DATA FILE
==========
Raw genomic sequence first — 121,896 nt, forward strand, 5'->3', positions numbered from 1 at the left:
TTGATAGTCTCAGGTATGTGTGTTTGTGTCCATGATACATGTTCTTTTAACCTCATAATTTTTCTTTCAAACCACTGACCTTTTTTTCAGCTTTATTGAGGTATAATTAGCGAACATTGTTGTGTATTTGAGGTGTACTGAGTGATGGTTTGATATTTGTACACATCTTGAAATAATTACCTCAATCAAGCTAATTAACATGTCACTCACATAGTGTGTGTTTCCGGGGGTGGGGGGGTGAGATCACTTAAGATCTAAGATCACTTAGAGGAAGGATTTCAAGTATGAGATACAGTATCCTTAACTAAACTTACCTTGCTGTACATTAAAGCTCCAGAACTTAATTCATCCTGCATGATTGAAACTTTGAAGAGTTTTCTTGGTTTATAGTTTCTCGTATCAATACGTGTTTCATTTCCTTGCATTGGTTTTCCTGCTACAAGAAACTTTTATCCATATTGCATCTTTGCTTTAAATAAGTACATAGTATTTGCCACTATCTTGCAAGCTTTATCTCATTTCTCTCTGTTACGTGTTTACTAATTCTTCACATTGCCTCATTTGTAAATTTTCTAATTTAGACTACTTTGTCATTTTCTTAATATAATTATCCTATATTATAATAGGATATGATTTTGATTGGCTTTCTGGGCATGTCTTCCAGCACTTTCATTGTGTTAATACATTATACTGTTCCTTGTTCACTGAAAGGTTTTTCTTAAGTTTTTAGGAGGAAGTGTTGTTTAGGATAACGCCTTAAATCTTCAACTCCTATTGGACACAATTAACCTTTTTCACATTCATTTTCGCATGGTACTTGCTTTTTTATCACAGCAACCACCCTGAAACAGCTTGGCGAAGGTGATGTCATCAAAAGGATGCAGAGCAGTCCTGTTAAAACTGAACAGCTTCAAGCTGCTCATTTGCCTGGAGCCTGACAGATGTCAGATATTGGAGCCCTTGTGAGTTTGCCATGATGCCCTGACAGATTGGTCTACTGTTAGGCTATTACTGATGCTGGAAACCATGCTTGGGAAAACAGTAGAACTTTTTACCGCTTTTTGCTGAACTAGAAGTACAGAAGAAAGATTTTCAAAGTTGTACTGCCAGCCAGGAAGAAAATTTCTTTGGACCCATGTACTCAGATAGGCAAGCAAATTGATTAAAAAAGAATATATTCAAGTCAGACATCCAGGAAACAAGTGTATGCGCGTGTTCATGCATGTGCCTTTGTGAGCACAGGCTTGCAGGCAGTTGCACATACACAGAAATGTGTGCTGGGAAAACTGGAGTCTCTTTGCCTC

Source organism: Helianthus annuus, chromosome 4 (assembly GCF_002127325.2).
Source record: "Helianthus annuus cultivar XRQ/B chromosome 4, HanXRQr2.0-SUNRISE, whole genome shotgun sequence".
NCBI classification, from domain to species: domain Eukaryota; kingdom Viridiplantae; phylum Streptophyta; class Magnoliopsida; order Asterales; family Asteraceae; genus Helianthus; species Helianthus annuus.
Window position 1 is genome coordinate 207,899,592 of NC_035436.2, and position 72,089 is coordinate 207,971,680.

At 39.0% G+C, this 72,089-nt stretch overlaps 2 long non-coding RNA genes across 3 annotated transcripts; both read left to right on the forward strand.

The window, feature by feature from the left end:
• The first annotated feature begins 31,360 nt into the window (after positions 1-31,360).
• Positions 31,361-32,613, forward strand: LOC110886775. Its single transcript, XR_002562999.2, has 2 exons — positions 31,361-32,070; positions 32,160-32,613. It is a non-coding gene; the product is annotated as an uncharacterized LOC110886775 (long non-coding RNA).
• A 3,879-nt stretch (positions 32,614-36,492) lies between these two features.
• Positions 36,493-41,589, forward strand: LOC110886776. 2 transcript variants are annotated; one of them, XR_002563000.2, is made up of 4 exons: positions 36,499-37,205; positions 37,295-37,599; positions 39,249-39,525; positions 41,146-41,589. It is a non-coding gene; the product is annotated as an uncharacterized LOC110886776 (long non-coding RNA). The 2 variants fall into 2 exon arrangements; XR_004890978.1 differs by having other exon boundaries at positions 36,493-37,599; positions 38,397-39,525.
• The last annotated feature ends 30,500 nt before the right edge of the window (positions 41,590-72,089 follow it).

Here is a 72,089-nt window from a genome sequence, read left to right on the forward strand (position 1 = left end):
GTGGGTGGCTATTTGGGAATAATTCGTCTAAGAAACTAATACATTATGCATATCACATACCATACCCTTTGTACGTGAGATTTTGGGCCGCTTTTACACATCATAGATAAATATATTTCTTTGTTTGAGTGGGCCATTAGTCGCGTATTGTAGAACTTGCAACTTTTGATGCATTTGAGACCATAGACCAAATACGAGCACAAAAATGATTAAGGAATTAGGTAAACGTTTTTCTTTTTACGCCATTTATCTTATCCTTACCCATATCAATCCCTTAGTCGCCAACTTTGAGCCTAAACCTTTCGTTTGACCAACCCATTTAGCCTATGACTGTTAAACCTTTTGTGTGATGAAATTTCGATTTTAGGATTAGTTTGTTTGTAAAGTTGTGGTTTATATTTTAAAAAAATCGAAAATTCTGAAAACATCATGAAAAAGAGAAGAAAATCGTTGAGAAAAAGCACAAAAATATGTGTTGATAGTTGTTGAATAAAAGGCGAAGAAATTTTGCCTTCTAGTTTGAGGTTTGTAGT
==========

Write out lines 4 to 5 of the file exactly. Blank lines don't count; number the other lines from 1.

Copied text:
Source record: "Helianthus annuus cultivar XRQ/B chromosome 4, HanXRQr2.0-SUNRISE, whole genome shotgun sequence".
NCBI classification, from domain to species: domain Eukaryota; kingdom Viridiplantae; phylum Streptophyta; class Magnoliopsida; order Asterales; family Asteraceae; genus Helianthus; species Helianthus annuus.